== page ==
Application of Audio Engineering and Psychoacoustic Principles to Audible Medical Alarms
Audible medical alarms standards have recently undergone extensive review by regulatory and safety organizations due to reported ineffectiveness of alarms and the role of “alarm fatigue” in contributing to morbidity and mortality among patients. Many of the problems associated with alarm fatigue stem from an improper application of psychoacoustic and audio engineering principles and naive design of auditory streams that lead to poor segregation, confusion among clinicians, and ultimately fatigue. The audio engineer has a clear role in defining solutions to problems arising in hospital units, some of which have previously been addressed in sound production, sound design, and auditory scene analysis. The roles of sonification, psychoacoustics, and sound perception are discussed as they apply to audible medical alarms.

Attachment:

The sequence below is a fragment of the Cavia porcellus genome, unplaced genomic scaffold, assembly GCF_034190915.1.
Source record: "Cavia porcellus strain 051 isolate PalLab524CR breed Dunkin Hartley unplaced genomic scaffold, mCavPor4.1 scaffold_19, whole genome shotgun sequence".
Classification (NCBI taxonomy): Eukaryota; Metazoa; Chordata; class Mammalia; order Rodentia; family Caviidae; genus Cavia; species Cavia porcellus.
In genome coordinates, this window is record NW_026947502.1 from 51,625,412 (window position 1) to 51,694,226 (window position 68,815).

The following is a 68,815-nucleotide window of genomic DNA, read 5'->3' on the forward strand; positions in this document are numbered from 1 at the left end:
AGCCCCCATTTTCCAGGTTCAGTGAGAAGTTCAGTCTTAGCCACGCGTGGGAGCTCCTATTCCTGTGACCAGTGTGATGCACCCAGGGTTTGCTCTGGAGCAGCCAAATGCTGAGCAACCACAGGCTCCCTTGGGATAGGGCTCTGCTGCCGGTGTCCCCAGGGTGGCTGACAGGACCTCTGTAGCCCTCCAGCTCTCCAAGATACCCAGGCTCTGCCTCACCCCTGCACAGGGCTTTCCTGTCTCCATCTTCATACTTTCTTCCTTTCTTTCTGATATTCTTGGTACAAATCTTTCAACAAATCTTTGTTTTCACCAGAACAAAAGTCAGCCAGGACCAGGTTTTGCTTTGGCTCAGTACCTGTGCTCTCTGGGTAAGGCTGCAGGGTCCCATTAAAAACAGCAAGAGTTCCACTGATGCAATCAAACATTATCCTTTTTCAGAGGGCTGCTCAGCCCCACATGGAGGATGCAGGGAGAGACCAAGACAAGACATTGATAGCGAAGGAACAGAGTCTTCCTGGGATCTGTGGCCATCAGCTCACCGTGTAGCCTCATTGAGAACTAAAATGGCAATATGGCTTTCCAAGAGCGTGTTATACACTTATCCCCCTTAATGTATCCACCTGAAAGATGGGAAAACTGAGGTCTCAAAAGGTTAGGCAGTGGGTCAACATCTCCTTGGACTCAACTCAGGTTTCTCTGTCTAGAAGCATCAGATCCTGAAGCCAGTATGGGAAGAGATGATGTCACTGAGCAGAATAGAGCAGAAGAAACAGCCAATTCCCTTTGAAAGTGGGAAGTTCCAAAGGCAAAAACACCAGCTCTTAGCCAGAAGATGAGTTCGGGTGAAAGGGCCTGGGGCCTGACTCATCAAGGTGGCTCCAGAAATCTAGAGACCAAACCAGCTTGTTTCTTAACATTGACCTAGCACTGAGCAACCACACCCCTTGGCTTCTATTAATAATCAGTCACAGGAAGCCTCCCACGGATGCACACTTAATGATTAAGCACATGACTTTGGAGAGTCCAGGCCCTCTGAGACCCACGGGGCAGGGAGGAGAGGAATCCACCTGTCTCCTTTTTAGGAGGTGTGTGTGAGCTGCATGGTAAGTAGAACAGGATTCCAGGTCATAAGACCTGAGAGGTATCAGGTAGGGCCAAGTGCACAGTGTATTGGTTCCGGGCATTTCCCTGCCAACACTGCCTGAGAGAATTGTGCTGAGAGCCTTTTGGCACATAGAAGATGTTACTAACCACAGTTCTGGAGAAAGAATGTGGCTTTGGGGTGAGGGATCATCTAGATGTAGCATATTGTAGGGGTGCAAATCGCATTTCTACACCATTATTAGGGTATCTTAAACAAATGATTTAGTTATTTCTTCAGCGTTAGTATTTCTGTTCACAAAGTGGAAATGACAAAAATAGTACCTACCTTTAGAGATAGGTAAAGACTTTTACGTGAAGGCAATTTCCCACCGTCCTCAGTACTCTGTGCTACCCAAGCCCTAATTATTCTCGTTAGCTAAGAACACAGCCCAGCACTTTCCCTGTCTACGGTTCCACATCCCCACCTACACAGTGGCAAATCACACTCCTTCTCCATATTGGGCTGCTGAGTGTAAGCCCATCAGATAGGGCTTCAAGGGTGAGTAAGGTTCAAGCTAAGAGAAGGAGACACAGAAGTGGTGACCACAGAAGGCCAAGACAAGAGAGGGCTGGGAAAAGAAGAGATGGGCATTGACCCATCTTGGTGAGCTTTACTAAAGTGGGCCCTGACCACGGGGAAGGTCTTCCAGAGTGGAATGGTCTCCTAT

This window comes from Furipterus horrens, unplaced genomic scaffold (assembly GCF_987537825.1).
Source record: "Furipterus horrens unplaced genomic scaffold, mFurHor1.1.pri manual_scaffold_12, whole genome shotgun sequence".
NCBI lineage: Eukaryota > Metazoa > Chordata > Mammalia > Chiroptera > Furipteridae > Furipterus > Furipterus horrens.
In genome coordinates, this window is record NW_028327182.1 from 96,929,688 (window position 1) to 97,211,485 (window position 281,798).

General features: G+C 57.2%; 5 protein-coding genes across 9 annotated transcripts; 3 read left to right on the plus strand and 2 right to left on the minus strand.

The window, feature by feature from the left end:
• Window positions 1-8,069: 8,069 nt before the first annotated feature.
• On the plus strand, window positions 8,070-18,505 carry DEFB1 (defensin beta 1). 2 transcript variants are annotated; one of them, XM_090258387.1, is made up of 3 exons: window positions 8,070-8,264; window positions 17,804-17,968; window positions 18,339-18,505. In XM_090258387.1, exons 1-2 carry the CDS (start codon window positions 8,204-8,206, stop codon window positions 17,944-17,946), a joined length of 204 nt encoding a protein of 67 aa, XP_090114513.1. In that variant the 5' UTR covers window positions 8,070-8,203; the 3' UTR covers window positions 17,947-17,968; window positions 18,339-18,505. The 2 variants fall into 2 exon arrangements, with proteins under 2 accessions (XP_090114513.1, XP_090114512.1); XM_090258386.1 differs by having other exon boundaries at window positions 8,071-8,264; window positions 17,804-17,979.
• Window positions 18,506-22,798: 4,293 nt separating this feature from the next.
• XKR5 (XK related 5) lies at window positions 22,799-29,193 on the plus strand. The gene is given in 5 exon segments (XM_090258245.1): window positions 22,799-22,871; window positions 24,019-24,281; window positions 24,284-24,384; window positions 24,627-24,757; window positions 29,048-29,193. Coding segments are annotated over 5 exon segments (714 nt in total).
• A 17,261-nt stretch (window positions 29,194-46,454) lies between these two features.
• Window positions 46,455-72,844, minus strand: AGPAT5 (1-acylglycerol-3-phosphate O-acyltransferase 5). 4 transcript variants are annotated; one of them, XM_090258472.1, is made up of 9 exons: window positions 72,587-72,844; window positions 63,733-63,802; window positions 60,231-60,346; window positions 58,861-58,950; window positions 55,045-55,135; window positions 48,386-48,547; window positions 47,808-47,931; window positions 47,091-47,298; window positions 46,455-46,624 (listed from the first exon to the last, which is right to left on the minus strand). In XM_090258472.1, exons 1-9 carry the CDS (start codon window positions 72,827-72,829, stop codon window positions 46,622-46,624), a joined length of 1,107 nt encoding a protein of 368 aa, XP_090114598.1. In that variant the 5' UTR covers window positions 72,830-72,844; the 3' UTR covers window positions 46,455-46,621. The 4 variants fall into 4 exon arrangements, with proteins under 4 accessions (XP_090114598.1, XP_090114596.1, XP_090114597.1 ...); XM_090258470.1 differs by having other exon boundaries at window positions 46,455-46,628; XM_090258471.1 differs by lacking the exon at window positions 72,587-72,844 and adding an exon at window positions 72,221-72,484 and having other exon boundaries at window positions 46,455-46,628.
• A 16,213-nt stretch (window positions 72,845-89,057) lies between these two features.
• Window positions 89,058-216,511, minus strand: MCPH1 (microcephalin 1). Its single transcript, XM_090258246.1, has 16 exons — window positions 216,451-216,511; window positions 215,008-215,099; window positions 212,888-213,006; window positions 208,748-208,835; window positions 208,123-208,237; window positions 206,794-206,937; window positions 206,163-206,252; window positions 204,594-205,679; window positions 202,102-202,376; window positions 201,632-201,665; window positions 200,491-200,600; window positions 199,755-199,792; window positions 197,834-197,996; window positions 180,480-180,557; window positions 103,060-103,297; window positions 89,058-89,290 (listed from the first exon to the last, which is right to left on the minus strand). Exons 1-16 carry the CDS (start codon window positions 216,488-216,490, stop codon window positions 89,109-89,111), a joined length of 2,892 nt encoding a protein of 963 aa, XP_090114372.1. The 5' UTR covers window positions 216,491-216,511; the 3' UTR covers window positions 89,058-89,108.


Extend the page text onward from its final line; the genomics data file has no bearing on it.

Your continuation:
Click to purchase paper or login as an AES member. If your company or school subscribes to the E-Library then switch to the institutional version. If you are not an AES member and would like to subscribe to the E-Library then Join the AES!
This paper costs $20 for non-members and is free for AES members and E-Library subscribers.
The Engineering Briefs at this Convention were selected on the basis of a submitted synopsis, ensuring that they are of interest to AES members, and are not overly commercial. These briefs have been reproduced from the authors' advance manuscripts, without editing, corrections, or consideration by the Review Board. The AES takes no responsibility for their contents. Paper copies are not available, but any member can freely access these briefs. Members are encouraged to provide comments that enhance their usefulness.